Star Wars and Moving Forward: Confronting the Franchise’s Challenges


When you think of Star Wars, what do you think? Maybe it is an image of Darth Vader, Baby Yoda, or the infamous Rey. After the conclusion of the Star Wars sequel trilogy (The Force Awakens, The Last Jedi, and The Rise of Skywalker), fans have met the trilogy with strong criticism. Many point towards the potential in the character Finn, the simple dullness of Rey or the many plot holes that riddle the trilogy. Disney has attempted to fix their mistakes through its slate of shows such as The Mandalorian, Book of Boba Fett, and the release of the seventh season of Star Wars: The Clone Wars to bring back fans upset by the quality of the past trilogy, but it is hard to resurrect an audience whose childhood characters were “ruined” by this set of controversial films. 


Some of the most significant mistakes persistent with the sequel trilogy are the plot choices made by directors. There are several parallels between the original trilogy’s A New Hope and The Force Awakens, as both have the entrance of a desert native force user who joins a movement to overthrow an evil galaxy-wide government who has a planet-sized laser. Quite an oversimplification, but it is the truth; it is a mediocre attempt at fan service after the criticism received from the prequel trilogy. 


While many may argue that the sequels are by nature terrible, it can also be argued that they still had the potential to succeed. The cinematography and characters introduced were great and grasped the attention of younger audiences, but the previously mentioned failures made older fans cringe at what had been produced. But what can be fixed with the sequel trilogy? The answer is not a retcon, but a fix to what had failed. Take the DCEU (DC Cinematic Universe), for example; the franchise has been alleged to restart, changing how major characters within their universe interact and will be seen. The result of this press was extreme ridicule and hate. For Star Wars to follow in the steps of the DC universe, it would be extremely disastrous and ruin the little credibility the franchise currently holds. 


So what is the solution? First, it is advancing the creation of television shows and building a universe within an already-existing one. When released, the prequel trilogy was met with both criticism and love as many enjoyed the re-emergence of Star Wars, but others found aspects such as dialogue and time jumps very confusing. As later developed by Dave Filoni and George Lucas, the show, Star Wars: The Clone Wars, successfully filled the gaps of the time jump between the movies, Star Wars Attack of the Clones, and Star Wars Revenge of the Sith. The show provided us with arcs that gave nearly all of the characters development from minor background Jedi such as Shaak Ti, and Ki-Adi Mundi to complete arcs and relationships to major characters such as Obi-Wan Kenobi and Anakin Skywalker. Showing these jumps and completing arcs for characters of all relevance provided fans with a show that both completed the prequel trilogy era and allowed storylines to continue into the original and sequel trilogies.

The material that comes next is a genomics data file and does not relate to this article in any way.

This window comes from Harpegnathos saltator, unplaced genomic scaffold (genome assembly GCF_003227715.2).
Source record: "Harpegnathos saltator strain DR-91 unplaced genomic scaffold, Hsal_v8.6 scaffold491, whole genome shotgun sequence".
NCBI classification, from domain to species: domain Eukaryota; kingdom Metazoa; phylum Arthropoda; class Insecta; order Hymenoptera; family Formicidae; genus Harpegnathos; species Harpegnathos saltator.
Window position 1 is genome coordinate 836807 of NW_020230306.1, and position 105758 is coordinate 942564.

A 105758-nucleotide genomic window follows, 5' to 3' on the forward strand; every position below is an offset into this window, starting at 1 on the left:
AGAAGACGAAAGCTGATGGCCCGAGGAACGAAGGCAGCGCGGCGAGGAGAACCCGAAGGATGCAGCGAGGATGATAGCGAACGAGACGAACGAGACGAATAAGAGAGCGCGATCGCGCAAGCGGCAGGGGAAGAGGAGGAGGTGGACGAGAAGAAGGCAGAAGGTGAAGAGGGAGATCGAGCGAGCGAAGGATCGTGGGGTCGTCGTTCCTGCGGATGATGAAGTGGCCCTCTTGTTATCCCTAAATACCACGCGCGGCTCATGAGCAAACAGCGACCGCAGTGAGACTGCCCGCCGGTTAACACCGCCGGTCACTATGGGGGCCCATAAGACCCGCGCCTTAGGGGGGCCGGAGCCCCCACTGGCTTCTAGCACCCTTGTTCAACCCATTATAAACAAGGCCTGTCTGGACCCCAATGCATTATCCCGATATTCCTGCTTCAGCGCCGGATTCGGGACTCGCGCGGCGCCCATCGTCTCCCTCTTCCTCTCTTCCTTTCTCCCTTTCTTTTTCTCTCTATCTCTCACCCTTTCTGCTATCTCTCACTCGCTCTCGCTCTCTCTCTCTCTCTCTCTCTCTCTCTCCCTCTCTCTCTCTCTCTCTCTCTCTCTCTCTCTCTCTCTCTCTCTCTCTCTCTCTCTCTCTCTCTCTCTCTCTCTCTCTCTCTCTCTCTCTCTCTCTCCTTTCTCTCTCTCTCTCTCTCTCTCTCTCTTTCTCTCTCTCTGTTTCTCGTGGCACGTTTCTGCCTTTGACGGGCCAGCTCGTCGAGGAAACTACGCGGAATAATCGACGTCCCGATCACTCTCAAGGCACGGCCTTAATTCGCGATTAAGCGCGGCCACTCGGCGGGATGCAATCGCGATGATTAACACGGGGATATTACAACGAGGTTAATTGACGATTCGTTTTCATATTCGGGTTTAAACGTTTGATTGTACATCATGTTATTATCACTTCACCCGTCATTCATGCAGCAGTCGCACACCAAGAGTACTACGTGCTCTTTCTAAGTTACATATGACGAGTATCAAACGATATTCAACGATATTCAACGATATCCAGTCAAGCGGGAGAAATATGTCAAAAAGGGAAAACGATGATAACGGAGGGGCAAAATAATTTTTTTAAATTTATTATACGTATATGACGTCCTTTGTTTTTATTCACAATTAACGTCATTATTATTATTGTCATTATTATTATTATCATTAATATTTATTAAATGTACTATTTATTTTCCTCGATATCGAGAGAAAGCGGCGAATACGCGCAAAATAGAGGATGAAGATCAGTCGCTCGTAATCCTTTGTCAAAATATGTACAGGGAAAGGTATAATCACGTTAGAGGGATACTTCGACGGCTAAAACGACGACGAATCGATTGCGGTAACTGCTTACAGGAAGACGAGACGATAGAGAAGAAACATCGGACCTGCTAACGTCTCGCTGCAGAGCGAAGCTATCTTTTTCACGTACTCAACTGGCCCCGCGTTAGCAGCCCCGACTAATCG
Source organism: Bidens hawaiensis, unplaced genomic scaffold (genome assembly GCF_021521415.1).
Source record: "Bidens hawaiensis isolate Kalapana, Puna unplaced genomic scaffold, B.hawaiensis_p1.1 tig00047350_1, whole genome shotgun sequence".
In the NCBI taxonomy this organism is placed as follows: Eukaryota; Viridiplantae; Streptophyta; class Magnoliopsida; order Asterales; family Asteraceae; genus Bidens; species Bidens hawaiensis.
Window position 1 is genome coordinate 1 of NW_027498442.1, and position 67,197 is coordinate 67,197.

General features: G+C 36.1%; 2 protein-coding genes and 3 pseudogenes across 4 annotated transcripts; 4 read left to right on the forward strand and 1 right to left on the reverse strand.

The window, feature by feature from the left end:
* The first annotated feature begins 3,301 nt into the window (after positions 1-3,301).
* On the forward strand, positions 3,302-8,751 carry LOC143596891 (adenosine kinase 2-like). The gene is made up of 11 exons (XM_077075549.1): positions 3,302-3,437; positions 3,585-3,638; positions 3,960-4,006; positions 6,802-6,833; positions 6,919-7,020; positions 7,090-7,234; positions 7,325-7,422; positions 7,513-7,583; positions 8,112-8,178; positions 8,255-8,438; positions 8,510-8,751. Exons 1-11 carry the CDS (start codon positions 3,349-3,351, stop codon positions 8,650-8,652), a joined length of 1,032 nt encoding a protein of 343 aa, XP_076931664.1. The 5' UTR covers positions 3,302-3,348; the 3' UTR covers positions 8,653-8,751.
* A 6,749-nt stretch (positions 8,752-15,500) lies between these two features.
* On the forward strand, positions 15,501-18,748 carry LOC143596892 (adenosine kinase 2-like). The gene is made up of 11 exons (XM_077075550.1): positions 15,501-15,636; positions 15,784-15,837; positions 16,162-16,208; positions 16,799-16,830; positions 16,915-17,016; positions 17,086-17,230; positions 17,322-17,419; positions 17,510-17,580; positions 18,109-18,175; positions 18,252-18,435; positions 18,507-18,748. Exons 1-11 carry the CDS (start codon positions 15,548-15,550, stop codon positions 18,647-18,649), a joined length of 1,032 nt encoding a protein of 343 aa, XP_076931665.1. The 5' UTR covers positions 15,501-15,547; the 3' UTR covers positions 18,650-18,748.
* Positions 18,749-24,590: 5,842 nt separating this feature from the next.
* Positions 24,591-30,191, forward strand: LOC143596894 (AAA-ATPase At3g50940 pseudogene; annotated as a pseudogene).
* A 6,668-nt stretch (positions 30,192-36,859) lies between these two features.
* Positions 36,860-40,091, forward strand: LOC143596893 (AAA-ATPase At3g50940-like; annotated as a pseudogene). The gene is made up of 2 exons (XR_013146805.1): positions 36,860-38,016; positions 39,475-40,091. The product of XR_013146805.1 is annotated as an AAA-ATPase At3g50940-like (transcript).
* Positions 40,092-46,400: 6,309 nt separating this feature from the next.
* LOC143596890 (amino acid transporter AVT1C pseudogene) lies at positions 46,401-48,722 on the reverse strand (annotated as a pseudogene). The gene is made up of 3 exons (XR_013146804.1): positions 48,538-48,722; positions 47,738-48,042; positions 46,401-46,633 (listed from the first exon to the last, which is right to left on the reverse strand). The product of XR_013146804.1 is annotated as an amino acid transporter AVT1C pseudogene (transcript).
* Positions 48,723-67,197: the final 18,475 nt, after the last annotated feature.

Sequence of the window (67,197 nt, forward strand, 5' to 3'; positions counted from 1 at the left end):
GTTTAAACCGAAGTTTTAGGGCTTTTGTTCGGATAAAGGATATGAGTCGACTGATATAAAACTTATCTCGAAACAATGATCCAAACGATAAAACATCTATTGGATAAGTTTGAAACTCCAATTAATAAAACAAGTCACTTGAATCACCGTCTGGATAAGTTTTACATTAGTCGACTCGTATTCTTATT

It is important for Disney to take notes from the successes of the Clone Wars TV show and continue it into the sequel trilogy. Like the Prequels, many complained about the lack of information between The Return of the Jedi and The Force Awakens, as minor flashbacks were insufficient for storytelling. The Book of Boba Fett and The Mandalorian help this by introducing Luke Skywalker back into Star Wars television and bringing fan excitement and acclaim for filling in gaps left by The Force Awakens.

The work of Dave Filoni, Bryce Dallas Howard, and all other directors/writers working on shows of this era of Star Wars television have demonstrated how the franchise can still be developed further despite being seen as “dead”. Learning from how the Clone Wars show was used in the context of the prequels can be truly beneficial for both fans and franchise looking to enjoy the sequel trilogy. It can pave the way for media that can build a “Filoniverse,” a storytelling sphere within the sequel trilogy. It can remain both far from the main events to avoid plot holes but also close enough to fix errors of continuity the films made through bounty hunter and assassin stories as opposed to massive, world-building and often political products reminiscent of the prequel era of television. Developing these styles of media for the sci-fi franchise can prove the “Last Hope,” as Princess Leia once said, for the millions of fans waiting on what executives at Disney are planning next.